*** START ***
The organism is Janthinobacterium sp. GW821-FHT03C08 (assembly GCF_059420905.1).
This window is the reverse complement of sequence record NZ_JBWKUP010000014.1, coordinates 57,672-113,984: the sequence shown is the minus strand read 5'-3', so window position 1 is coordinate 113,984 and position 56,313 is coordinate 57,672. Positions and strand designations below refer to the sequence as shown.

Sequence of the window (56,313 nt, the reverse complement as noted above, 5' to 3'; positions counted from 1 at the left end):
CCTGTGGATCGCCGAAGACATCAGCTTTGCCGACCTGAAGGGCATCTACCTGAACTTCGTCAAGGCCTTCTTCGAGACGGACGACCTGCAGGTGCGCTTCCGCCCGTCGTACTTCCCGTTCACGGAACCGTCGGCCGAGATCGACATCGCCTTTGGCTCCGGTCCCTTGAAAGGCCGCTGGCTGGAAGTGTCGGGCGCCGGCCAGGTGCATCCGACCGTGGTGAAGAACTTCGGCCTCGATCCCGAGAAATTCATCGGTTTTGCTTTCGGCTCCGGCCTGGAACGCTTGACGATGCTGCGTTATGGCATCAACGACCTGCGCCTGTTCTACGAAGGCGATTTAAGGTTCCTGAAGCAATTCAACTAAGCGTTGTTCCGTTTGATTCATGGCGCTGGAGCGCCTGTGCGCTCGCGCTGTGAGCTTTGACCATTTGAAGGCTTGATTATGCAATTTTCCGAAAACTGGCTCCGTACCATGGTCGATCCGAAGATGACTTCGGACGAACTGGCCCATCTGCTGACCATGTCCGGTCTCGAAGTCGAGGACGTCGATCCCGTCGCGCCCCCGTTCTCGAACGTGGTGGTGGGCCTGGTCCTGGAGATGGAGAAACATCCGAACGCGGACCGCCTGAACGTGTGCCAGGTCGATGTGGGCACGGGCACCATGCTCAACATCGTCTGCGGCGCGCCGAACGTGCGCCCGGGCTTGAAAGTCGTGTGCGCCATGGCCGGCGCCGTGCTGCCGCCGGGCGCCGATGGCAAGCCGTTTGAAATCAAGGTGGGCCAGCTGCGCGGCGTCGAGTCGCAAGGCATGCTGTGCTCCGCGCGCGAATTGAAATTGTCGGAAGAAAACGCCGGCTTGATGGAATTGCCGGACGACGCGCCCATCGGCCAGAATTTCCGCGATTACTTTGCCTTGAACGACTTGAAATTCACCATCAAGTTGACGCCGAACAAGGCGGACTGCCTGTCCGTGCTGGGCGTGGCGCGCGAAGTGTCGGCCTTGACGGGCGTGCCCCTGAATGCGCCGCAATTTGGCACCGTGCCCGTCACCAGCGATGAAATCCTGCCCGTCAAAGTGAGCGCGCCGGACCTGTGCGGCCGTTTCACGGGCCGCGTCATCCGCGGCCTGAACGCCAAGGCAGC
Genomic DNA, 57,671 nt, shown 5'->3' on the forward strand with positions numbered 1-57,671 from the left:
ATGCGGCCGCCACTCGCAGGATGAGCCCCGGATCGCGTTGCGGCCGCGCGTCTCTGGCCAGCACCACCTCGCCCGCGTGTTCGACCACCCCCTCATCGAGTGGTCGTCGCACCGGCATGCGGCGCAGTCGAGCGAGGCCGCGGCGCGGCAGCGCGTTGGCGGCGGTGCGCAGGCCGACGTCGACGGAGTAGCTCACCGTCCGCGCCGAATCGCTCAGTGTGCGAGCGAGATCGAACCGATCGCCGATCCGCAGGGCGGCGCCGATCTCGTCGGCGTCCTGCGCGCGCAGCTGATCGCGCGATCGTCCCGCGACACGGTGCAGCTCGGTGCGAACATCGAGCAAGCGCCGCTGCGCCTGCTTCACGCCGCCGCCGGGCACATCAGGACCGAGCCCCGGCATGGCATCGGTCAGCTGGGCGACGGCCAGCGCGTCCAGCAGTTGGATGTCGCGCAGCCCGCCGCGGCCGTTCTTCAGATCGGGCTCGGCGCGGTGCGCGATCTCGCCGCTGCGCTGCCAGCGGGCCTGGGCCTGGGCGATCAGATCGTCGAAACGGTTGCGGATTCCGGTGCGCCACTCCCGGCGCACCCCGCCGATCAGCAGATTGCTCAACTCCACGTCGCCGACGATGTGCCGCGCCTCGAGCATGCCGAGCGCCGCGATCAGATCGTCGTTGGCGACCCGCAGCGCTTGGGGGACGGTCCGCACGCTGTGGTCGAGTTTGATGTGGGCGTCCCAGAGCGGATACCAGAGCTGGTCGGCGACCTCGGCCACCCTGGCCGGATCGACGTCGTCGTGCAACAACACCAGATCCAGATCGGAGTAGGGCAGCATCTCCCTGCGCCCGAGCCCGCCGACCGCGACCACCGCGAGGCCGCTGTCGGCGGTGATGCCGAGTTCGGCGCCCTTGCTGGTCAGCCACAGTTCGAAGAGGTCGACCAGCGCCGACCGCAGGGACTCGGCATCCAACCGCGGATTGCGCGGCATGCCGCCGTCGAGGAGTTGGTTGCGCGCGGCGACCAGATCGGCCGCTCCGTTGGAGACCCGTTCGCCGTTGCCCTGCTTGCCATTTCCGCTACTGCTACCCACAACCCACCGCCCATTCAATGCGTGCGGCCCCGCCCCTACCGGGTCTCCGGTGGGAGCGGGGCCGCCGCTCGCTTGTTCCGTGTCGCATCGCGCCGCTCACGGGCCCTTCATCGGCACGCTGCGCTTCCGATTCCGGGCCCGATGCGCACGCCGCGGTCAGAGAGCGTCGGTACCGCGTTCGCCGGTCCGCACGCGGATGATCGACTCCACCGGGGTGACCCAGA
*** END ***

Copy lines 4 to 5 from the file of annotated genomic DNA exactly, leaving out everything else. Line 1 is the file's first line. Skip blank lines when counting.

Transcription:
CCTGTGGATCGCCGAAGACATCAGCTTTGCCGACCTGAAGGGCATCTACCTGAACTTCGTCAAGGCCTTCTTCGAGACGGACGACCTGCAGGTGCGCTTCCGCCCGTCGTACTTCCCGTTCACGGAACCGTCGGCCGAGATCGACATCGCCTTTGGCTCCGGTCCCTTGAAAGGCCGCTGGCTGGAAGTGTCGGGCGCCGGCCAGGTGCATCCGACCGTGGTGAAGAACTTCGGCCTCGATCCCGAGAAATTCATCGGTTTTGCTTTCGGCTCCGGCCTGGAACGCTTGACGATGCTGCGTTATGGCATCAACGACCTGCGCCTGTTCTACGAAGGCGATTTAAGGTTCCTGAAGCAATTCAACTAAGCGTTGTTCCGTTTGATTCATGGCGCTGGAGCGCCTGTGCGCTCGCGCTGTGAGCTTTGACCATTTGAAGGCTTGATTATGCAATTTTCCGAAAACTGGCTCCGTACCATGGTCGATCCGAAGATGACTTCGGACGAACTGGCCCATCTGCTGACCATGTCCGGTCTCGAAGTCGAGGACGTCGATCCCGTCGCGCCCCCGTTCTCGAACGTGGTGGTGGGCCTGGTCCTGGAGATGGAGAAACATCCGAACGCGGACCGCCTGAACGTGTGCCAGGTCGATGTGGGCACGGGCACCATGCTCAACATCGTCTGCGGCGCGCCGAACGTGCGCCCGGGCTTGAAAGTCGTGTGCGCCATGGCCGGCGCCGTGCTGCCGCCGGGCGCCGATGGCAAGCCGTTTGAAATCAAGGTGGGCCAGCTGCGCGGCGTCGAGTCGCAAGGCATGCTGTGCTCCGCGCGCGAATTGAAATTGTCGGAAGAAAACGCCGGCTTGATGGAATTGCCGGACGACGCGCCCATCGGCCAGAATTTCCGCGATTACTTTGCCTTGAACGACTTGAAATTCACCATCAAGTTGACGCCGAACAAGGCGGACTGCCTGTCCGTGCTGGGCGTGGCGCGCGAAGTGTCGGCCTTGACGGGCGTGCCCCTGAATGCGCCGCAATTTGGCACCGTGCCCGTCACCAGCGATGAAATCCTGCCCGTCAAAGTGAGCGCGCCGGACCTGTGCGGCCGTTTCACGGGCCGCGTCATCCGCGGCCTGAACGCCAAGGCAGC
Genomic DNA, 57,671 nt, shown 5'->3' on the forward strand with positions numbered 1-57,671 from the left: